The sagas describe three distinct places the Norsemen visited: Helluland, Markland, and Vinland.
Helluland and Markland have confidently been identified as Baffin Island and the Labrador coast respectively. This is because the rocky, barren terrain of Baffin Island and white sand beaches and forested inland of the Labrador as well as relative locations match up perfectly with those two lands.
Vinland has proven more difficult to find. Some believe that L’Anse aux Meadows is part of Vinland, though the area notably lacks several key features, including no wild grapes.
More likely, L’Anse aux Meadows was used as a base for expeditions further south. Scholars believe that Vinland was an area as far south as Hudson River, though more likely somewhere near New England.
Why the Vikings Left the Americas and Greenland
As quickly as the Vikings came to North America, their time there was even shorter. The settlement at L”Anse aux Meadows was only in use for roughly twenty years or so. It’s estimated that the Vinland settlements lasted the same amount of time.
While it is not known why the Vikings abandoned them so quickly, there are several theories. Hostile relations with the natives surely did not help matters. Though their iron tools aided them in battle, the Vikings only numbered in the low hundreds at the most and were dramatically outnumbered.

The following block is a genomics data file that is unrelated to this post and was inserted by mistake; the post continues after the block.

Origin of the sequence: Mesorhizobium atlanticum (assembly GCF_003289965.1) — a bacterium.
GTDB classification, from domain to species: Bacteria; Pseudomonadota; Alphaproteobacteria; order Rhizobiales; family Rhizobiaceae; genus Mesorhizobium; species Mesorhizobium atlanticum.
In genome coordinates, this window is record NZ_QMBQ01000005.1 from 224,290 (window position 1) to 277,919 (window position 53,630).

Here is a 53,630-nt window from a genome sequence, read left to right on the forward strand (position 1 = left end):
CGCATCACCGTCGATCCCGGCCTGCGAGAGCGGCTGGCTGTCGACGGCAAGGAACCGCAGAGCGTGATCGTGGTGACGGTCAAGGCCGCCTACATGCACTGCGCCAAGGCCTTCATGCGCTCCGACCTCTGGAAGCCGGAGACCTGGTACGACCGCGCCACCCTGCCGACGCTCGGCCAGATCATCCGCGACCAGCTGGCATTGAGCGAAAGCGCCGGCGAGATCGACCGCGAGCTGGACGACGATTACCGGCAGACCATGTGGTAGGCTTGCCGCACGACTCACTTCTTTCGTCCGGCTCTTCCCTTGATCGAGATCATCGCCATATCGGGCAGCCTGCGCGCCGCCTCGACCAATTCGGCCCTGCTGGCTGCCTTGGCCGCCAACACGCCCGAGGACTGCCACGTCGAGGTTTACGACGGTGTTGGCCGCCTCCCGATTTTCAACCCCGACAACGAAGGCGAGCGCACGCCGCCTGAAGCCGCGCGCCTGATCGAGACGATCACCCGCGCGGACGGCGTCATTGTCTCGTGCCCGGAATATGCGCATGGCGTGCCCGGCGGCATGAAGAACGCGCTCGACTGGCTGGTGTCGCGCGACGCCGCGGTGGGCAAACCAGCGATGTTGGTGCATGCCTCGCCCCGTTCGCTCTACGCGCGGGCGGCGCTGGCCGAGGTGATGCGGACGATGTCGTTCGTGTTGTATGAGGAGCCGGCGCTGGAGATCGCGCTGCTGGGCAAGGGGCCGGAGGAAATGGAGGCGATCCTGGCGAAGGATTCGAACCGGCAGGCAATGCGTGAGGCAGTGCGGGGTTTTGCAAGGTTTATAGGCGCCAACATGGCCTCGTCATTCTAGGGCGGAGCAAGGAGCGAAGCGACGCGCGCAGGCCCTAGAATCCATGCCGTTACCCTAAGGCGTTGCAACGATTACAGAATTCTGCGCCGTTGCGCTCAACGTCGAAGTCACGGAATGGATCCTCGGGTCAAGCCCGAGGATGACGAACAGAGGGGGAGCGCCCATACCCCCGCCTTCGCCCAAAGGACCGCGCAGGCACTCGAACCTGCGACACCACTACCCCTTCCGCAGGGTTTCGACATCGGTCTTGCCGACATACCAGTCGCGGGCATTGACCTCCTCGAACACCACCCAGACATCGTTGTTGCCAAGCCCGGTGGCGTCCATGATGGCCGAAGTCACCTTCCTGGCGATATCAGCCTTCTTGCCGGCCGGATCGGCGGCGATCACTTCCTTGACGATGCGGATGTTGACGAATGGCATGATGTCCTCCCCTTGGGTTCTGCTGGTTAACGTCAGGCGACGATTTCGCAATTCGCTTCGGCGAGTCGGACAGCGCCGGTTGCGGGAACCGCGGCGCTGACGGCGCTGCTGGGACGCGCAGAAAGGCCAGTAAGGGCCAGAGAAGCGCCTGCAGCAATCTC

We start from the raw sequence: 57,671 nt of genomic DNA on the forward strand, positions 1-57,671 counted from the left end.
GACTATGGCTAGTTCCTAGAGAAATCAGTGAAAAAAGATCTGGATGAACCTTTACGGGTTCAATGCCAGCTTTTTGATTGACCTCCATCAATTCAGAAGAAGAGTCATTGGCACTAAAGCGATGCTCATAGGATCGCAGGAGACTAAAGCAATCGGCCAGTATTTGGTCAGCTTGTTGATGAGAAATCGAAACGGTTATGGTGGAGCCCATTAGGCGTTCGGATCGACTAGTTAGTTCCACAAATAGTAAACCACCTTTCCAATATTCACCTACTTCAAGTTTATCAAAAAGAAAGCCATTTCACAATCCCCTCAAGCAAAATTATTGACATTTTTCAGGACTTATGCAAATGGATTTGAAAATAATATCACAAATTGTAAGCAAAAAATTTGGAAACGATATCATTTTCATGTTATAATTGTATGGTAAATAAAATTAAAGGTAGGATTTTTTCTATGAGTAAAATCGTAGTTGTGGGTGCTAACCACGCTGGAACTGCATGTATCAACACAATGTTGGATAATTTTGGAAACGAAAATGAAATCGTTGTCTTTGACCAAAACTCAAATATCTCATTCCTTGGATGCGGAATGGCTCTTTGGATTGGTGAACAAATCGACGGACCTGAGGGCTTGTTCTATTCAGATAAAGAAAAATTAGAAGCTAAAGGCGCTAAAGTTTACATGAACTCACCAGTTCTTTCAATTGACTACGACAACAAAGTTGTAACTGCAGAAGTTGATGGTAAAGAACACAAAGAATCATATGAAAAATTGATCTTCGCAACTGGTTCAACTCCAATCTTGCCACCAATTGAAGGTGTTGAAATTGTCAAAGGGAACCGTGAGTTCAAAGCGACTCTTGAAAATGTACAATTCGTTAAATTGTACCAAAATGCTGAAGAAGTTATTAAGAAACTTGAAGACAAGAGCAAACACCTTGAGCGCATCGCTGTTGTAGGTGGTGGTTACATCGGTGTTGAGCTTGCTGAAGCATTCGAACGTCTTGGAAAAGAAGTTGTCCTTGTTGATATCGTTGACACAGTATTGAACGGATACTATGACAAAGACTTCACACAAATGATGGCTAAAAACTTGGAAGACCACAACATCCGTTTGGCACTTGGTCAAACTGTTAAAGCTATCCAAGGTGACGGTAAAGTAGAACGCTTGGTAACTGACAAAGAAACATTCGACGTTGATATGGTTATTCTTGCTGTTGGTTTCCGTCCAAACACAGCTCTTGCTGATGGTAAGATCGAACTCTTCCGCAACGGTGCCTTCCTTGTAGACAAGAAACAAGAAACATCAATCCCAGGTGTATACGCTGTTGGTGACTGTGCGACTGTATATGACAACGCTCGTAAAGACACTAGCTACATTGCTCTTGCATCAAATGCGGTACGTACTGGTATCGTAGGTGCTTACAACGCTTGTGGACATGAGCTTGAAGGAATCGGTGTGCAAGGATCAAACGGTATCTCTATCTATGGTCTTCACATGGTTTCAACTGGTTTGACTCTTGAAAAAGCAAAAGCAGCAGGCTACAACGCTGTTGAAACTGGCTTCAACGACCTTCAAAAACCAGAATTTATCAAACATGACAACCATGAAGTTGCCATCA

The more likely scenario is that the Vinland settlements were too far away to be sustainable. The Greenland colony itself was not even self-sufficient, and with that as the nearest outpost, the Norsemen did not have the necessary support to sustain far-flung remote settlements.
Even though they abandoned their Vinland settlements, that did not mark the end of their contact. The Vikings still sailed west to harvest timber for ships from the Labrador coast as well as trade with some of the more friendly natives.
The Greenland settlements continued to exist for centuries. However, by the mid 15th century Iceland lost contact with the remaining Greenlanders, who subsequently vanished.
Several events caused the demise of the Viking Greenlanders. The Little Ice Age of the 14th century caused a massive shift in climate, lowering temperatures and causing treacherous weather. Sailing became dangerous, as well as hunting the seals that were the Greenlanders’ primary food source.
The 14th century also saw the onset of the bubonic plague that devastated Europe’s population. Nearly half the population of Norway – Greenland’s primary trading partner – died in the plague, though Greenland was spared.
Lastly, by the mid 14th century the demand for walrus tusk ivory had finally declined. After Portugal opened trade routes to sub-Saharan Africa, elephant tusk ivory became much more prized.
The combination of a lack of economic incentive, harsh and inhospitable weather, and a pandemic are surely what caused the demise of the last Viking settlements in North America.